Brain

A new study in the Journal of the American Chemical Society explores the chemistry as well as the complicated and alarming history of DFDT, a fast-acting insecticide.

"We set out to study the growth of crystals in a little-known insecticide and uncovered its surprising history, including the impact of World War II on the choice of DDT--and not DFDT--as a primary insecticide in the 20th century," said Bart Kahr, professor of chemistry at New York University and one of the study's senior authors.

Discovering solid forms of DFDT

Scientists witnessing the destruction of the natural world must be supported and "allowed to cry", researchers say.

In a letter published in the journal Science, three leading researchers say it is "dangerously misguided" to assume scientists are dispassionate observers.

They say many scientists experience "strong grief responses" to the current ecological crisis, and there are profound risks to ignoring this emotional trauma.

When people become stressed, their bodies can respond by sweating. Now, researchers at the University of Missouri are monitoring how much adolescents severely affected by autism sweat in order to better understand when behavioral issues, such as aggression, are likely to occur.

A study of 429 firearm owners who answered the 2018 California Safety and Wellbeing Survey has identified five distinct types of firearm owners -- early work that may help assess risk and tailor injury prevention strategies to owners preferences and practices.

More than 2,500 California adults answered questions on firearm ownership and exposure to violence and its consequences.

A study published in the journal Neuroimage: Clinical found that patients with Major Depressive Disorder (MDD), who had recovered from symptoms, were able to strengthen some of their brain connections whilst thinking about guilt-evoking memories, thereby increasing their self-esteem.

(SACRAMENTO, Calif.) -- Most Californians find gun safety conversations that take place in the exam room appropriate if a patient has access to a gun and the patient -- or someone in the patient's home -- is at increased risk for firearm-related harm, such as trouble with drugs or alcohol misuse.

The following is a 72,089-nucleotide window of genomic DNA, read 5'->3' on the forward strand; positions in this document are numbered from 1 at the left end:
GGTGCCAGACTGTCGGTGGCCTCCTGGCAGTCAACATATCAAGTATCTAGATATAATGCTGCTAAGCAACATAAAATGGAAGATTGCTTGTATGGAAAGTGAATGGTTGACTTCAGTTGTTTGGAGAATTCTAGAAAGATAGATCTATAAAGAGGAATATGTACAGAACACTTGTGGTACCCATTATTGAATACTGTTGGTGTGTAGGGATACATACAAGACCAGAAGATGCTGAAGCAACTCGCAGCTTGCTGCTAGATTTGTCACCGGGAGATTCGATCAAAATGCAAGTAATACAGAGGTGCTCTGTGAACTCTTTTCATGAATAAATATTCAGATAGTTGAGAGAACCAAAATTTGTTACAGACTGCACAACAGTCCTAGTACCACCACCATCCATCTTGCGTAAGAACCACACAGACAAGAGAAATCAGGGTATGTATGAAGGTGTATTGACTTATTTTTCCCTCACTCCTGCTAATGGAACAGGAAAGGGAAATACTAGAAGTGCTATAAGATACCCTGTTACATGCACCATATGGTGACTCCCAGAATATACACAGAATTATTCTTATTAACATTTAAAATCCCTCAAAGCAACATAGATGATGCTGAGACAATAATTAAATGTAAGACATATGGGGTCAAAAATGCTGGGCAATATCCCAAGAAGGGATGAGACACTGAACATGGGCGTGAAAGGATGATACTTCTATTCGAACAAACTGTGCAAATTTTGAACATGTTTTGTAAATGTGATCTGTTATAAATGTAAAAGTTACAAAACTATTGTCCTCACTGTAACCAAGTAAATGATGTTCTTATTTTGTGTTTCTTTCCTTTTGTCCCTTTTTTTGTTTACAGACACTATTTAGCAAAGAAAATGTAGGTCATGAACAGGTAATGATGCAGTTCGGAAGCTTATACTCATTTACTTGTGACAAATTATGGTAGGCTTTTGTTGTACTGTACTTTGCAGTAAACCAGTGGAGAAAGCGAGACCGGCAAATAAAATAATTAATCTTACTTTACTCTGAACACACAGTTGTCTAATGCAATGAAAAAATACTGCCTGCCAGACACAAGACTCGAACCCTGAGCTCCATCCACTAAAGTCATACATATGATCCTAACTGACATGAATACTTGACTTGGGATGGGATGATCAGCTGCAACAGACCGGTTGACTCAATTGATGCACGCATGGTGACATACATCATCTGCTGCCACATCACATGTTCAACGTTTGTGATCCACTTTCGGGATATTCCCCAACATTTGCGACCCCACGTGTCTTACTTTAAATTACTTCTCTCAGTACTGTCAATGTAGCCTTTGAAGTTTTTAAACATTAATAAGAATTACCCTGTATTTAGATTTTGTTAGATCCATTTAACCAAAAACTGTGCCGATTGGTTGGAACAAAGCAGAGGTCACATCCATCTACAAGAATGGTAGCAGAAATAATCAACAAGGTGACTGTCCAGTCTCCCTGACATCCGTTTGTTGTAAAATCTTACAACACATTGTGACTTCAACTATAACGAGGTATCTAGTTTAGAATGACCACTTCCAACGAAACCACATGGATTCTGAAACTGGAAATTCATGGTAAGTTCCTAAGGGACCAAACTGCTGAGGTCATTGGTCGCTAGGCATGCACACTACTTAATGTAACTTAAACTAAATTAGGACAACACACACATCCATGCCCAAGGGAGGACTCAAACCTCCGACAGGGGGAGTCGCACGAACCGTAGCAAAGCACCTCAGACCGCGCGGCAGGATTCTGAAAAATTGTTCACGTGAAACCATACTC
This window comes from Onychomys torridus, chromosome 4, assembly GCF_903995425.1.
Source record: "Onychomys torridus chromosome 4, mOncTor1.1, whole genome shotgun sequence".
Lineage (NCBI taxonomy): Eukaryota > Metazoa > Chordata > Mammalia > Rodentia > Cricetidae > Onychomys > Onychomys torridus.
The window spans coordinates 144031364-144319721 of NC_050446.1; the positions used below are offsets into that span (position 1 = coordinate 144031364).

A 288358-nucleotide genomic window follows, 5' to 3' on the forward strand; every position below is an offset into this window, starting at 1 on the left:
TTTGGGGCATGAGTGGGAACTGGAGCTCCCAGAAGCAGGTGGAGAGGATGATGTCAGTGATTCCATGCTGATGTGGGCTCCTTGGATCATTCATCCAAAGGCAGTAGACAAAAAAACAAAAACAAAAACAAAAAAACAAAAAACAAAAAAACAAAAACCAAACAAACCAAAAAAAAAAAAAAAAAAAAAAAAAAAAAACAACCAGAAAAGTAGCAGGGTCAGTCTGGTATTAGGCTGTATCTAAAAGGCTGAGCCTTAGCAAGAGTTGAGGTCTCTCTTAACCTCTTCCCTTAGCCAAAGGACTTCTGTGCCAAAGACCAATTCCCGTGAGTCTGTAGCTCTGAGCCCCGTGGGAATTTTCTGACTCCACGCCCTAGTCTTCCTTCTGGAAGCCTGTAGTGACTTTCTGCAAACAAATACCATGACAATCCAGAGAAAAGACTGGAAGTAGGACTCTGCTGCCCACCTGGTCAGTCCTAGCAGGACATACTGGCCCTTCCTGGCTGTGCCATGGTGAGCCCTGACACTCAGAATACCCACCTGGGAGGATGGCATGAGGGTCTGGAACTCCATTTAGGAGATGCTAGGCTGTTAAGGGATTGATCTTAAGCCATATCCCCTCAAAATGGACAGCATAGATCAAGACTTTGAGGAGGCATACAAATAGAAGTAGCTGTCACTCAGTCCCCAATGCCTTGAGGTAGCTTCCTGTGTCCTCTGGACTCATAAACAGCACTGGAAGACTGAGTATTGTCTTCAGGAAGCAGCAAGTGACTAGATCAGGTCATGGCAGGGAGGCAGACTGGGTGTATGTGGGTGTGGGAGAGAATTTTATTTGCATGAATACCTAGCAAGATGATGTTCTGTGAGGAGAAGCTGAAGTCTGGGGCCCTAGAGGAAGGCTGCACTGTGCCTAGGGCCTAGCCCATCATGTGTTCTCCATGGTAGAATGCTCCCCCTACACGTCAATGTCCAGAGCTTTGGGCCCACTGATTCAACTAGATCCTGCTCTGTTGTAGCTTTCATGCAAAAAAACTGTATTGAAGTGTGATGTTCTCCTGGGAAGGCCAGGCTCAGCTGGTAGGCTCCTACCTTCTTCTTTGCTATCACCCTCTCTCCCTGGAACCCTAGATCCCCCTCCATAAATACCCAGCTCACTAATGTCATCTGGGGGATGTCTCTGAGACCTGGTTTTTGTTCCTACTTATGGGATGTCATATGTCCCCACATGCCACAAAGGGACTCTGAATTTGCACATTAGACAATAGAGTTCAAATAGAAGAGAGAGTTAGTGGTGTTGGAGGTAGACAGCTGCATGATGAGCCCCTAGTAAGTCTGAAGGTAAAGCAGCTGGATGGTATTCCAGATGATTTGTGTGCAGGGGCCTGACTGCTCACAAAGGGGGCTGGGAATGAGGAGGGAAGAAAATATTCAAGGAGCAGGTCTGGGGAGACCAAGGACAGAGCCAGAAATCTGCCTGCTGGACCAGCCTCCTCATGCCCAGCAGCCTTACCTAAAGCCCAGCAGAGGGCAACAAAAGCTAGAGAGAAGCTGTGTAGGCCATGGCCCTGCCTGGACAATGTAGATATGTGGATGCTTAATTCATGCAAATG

New research into the chemistry of the oceans during ice ages is helping to solve a puzzle that has engaged scientists for more than two decades.

At issue is how much of the CO2 that entered the ocean during ice ages can be attributed to the 'biological pump', where atmospheric carbon is absorbed by phytoplankton and sequestered to the seafloor as organisms die and sink.

Solving the puzzle is important to improve the accuracy of climate models and inform understanding of how ocean processes may react to future climate change.

A study led by a psychologist from Trinity College Dublin raises important questions on how mental illness is currently diagnosed and whether these diagnoses accurately reflect the underlying neurobiology of mental illness.

The findings, just published in the leading peer-reviewed medical journal, JAMA Psychiatry, are significant in highlighting the need for more individualised approaches to defining mental illness.

Leesburg, VA, October 9, 2019--An ahead-of-print "Clinical Perspective" article in the March issue of the American Journal of Roentgenology (AJR) summarizing the literature to date details common imaging manifestations of electronic nicotine delivery systems (ENDS)--including e-cigarettes and vaporizers, vape and hookah pens, as well as tank systems.

Newton, Mass. (Oct. 9, 2019) - A home-cooked meal has many benefits, including healthier ingredients and fewer processed foods. But there's another reason to avoid eating out all the time. Preparing meals at home can reduce your exposure to harmful PFAS chemicals that are commonly found in take-out and fast food packaging, according to a new study by researchers at Silent Spring Institute.

(October 9, 2019) - New research looks into the impact police stops have on the mental health of youth. Assistant professors Dylan Jackson, Chantal Fahmy and Alexander Testa in the UTSA Department of Criminology & Criminal Justice collaborated with professor Michael Vaughn in the College for Public Health and Social Justice at St. Louis University to conduct a study that reveals that youth experiencing intrusive police stops are at risk of heightened emotional distress.

Universities' Teaching Excellence Framework (TEF) grades - designed to help students choose where to study - are being boosted for the institutions that highlight employability post-university and student outcomes in their TEF submission reports, according to a new study published in Educational Review.

COLUMBIA, Mo. - Starting kindergarten can be a challenging time for children as many are leaving home and learning to interact with others for the first time. As such, it is important for kindergartners to receive proper support from their teachers.

To classify a death as a suicide, medical examiners and coroners rely on hard evidence, perhaps a suicide note or a gun near the body.

Scientists at the Max Planck Institute for Chemical Physics of Solids in Dresden, Princeton University, the University of Illinois at Urbana-Champaign, and the University of the Chinese Academy of Sciences have spotted a famously elusive particle: The axion - first predicted 42 years ago as an elementary particle in extensions of the standard model of particle physics.